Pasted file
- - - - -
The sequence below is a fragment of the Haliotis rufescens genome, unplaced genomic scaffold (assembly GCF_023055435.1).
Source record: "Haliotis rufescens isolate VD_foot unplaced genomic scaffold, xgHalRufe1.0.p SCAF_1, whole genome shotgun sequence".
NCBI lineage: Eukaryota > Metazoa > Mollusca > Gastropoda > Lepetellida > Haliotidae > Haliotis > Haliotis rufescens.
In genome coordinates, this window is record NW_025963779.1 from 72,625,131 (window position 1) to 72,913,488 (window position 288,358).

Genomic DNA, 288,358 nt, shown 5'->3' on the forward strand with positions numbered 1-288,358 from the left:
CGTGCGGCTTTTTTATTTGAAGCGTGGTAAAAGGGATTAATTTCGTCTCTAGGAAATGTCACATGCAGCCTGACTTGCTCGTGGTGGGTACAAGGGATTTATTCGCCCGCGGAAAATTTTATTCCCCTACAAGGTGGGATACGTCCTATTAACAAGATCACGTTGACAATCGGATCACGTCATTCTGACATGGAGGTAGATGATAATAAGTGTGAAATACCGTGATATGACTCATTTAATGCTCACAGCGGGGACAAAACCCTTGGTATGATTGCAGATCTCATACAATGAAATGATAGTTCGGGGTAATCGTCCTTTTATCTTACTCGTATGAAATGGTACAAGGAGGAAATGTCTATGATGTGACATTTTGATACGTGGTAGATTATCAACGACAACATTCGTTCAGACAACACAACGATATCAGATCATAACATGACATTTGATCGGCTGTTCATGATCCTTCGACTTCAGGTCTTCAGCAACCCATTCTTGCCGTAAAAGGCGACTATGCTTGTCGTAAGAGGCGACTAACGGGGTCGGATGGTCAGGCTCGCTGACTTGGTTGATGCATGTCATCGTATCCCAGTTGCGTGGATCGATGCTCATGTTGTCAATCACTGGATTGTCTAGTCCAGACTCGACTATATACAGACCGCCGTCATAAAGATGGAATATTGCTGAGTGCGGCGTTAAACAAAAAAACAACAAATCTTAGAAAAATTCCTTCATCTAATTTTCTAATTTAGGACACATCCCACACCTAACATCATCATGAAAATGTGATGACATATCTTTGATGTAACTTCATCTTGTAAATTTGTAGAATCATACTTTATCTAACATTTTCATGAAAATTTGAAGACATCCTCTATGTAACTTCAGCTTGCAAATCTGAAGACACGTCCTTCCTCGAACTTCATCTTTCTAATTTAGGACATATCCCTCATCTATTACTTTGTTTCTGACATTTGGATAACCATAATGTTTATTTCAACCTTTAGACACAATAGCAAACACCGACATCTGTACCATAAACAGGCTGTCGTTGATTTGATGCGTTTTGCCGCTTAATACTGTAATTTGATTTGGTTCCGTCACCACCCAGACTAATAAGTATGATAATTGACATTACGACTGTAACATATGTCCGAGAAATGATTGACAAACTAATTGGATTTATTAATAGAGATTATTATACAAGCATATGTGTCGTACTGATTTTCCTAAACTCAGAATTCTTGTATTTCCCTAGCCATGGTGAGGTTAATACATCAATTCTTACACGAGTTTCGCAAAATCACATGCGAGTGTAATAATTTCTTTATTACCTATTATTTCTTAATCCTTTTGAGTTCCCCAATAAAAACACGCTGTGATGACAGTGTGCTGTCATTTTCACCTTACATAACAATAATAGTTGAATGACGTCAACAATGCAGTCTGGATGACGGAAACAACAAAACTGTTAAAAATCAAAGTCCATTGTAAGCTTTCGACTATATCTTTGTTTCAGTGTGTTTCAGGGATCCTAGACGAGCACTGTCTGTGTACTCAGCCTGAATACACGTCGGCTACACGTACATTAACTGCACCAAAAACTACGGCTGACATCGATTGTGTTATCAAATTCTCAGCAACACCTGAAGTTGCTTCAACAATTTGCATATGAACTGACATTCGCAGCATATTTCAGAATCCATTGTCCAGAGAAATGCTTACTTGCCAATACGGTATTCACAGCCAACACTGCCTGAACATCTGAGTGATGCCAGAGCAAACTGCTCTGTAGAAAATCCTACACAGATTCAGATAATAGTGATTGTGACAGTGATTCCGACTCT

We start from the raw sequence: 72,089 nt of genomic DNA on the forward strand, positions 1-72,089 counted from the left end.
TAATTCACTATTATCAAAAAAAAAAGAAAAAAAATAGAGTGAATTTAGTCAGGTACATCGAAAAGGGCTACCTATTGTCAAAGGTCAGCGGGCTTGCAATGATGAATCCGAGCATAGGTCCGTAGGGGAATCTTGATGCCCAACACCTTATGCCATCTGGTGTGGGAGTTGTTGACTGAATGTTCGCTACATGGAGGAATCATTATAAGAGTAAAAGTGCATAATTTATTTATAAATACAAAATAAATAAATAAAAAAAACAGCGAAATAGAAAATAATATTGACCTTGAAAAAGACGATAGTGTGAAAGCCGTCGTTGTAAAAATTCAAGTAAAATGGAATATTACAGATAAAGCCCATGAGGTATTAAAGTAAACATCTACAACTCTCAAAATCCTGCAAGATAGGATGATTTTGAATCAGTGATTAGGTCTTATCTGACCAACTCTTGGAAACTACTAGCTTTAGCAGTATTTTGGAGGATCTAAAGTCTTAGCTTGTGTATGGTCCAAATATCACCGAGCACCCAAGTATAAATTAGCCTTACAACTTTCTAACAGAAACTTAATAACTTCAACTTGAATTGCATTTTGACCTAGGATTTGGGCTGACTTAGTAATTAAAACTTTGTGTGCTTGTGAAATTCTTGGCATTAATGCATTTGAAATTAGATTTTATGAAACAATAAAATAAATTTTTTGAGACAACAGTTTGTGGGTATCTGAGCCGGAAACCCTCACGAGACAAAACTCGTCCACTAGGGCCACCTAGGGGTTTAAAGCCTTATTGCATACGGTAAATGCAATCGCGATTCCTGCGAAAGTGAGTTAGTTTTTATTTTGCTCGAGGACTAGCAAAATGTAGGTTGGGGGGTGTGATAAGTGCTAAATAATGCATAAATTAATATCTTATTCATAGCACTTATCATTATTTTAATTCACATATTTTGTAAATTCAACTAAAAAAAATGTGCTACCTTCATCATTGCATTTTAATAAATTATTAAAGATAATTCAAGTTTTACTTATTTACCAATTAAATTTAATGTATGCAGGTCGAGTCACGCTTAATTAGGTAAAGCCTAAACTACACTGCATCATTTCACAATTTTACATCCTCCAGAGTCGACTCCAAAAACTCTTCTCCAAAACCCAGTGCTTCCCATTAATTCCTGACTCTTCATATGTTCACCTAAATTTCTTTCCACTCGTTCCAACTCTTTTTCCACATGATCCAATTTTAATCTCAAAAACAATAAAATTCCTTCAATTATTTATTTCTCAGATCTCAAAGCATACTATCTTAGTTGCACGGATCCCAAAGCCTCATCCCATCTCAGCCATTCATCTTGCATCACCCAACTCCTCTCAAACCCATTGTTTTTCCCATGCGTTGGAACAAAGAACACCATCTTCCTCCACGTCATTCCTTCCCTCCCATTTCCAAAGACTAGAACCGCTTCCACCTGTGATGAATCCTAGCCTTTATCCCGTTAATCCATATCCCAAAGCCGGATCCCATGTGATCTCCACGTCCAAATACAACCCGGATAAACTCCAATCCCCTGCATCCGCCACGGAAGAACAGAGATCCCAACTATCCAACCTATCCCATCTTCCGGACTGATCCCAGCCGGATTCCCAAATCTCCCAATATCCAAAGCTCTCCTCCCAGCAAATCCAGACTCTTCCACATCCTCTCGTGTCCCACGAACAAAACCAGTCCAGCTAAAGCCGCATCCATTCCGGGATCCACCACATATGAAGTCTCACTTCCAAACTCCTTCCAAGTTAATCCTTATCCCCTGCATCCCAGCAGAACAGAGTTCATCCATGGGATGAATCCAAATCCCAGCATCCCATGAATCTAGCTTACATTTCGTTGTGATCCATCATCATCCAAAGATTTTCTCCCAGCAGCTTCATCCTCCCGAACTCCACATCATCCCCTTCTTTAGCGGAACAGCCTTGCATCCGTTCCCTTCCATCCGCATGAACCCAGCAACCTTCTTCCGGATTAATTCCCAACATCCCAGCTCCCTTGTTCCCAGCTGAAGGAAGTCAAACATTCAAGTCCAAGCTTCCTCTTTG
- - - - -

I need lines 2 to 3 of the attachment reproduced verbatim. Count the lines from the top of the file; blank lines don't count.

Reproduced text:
Source record: "Haliotis rufescens isolate VD_foot unplaced genomic scaffold, xgHalRufe1.0.p SCAF_1, whole genome shotgun sequence".
NCBI lineage: Eukaryota > Metazoa > Mollusca > Gastropoda > Lepetellida > Haliotidae > Haliotis > Haliotis rufescens.